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Ephemeral Stones: our Beijing Design Week Project


We thought an ancient forest to be immortal, then we saw the fires. Our irrational minds relied on stones, then: they must endure.

In the village at the edge of the Eastern Leaves forest, there are some stones that were made to last forever, but they have been demolished and neglected. They lay abandoned close to a newly built brick house. We collected them and worked on them, understanding their quality of impermanence, dispelling our ephemera-phobia.

The material used in this project is the typical roof-tile, the only durable construction piece used in the old and now demolished south-west Yunnan houses where we work and often live.

We have taken these “ephemeral stones” and made them last, at least in our imagination. The truth, though, is these buildings have still been demolished and replaced, which forces us to reconcile ourselves to this world’s ephemeral qualities.

This idea of ephemeral stones originates in our reflections on the culture lost by the tribes and cultural minorities who inhabit the mountain where we grow our trees. They continuously exchange their original building styles for modern brick houses, creating a completely new visual landscape out of their mountain villages.

This is a different situation from that which is happening in other historical Chinese cities, such as the Beijing hutongs, where the architectural transformation is often planned by authorities, who are seen as solely responsible for this loss of authenticity.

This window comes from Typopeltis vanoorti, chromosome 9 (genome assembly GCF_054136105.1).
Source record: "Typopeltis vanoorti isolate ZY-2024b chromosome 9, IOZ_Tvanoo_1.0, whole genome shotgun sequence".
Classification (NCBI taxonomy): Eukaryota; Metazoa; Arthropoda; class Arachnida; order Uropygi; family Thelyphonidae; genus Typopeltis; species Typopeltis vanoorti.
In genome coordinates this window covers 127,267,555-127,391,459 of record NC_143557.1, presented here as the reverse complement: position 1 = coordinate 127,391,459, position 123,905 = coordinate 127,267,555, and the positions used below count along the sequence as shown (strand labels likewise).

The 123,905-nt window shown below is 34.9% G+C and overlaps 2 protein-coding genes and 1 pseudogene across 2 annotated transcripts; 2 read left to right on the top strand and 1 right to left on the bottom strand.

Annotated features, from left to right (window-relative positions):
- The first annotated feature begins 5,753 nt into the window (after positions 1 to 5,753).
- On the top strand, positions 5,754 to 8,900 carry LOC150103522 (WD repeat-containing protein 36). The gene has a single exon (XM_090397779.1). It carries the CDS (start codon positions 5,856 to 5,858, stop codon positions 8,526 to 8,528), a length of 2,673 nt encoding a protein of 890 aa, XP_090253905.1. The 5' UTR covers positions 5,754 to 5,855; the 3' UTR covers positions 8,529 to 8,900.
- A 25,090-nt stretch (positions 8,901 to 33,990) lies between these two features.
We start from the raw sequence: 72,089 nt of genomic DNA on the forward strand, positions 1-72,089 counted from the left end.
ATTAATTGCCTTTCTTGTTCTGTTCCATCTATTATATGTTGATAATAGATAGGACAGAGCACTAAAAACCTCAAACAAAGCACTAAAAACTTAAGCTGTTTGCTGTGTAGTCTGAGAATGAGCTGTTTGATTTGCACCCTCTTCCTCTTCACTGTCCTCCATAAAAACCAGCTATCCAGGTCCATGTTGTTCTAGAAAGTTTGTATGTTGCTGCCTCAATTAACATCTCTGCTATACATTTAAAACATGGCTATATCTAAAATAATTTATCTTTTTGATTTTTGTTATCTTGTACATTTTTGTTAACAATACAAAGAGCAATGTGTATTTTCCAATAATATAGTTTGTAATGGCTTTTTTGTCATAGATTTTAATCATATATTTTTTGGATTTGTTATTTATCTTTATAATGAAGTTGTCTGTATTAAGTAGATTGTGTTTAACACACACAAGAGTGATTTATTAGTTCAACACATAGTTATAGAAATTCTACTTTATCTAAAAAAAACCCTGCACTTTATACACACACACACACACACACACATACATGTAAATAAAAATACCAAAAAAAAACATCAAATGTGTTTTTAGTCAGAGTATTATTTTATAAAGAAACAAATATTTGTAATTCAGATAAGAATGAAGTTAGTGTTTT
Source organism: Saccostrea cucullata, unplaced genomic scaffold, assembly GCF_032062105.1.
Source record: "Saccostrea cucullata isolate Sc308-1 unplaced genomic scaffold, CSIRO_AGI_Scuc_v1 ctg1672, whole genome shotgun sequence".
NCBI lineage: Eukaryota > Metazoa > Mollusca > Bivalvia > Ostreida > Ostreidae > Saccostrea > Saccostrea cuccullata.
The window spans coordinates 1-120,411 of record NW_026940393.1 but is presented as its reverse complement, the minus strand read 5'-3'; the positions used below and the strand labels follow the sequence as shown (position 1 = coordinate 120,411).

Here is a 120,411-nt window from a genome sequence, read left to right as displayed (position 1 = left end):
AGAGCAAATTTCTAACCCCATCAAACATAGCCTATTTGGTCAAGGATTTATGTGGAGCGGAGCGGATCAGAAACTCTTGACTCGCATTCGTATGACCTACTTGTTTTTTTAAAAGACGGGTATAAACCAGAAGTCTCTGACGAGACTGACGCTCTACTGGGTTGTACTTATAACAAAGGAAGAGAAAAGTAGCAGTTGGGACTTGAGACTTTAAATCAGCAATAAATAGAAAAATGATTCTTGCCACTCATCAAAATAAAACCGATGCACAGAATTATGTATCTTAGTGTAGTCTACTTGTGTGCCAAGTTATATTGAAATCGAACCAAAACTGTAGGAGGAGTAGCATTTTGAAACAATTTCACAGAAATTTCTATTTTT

On these mountains, so far away from the central authority, the landscape’s transformation is a result of the original inhabitants’ increasing wealth, which encourages them to build, using new elements that had previously never appeared in their culture. Those who arrive expecting to find a village ensconced in the wild mountains on the edge of the continent with a preserved purity lost to the cities are in for a shock. The rebuilt villages boasting this mixed architecture disrupts this anticipated purity.

We have collected these tiles and brought them to Jingdezhen, the ancient district renown for porcelain production. Here, using the same raw materials and in the same physical location, artisans have been reproducing and improving on the same outstanding production techniques for 1,700 years.

Adding another cultural layer to the tiles, we employed the hands of three artists, Li Wenqiao, Qiyi, and Shousan, who each contributed their personal yet complimentary research and style to our project.

For further inquiries about the pieces created for the exhibition please write us


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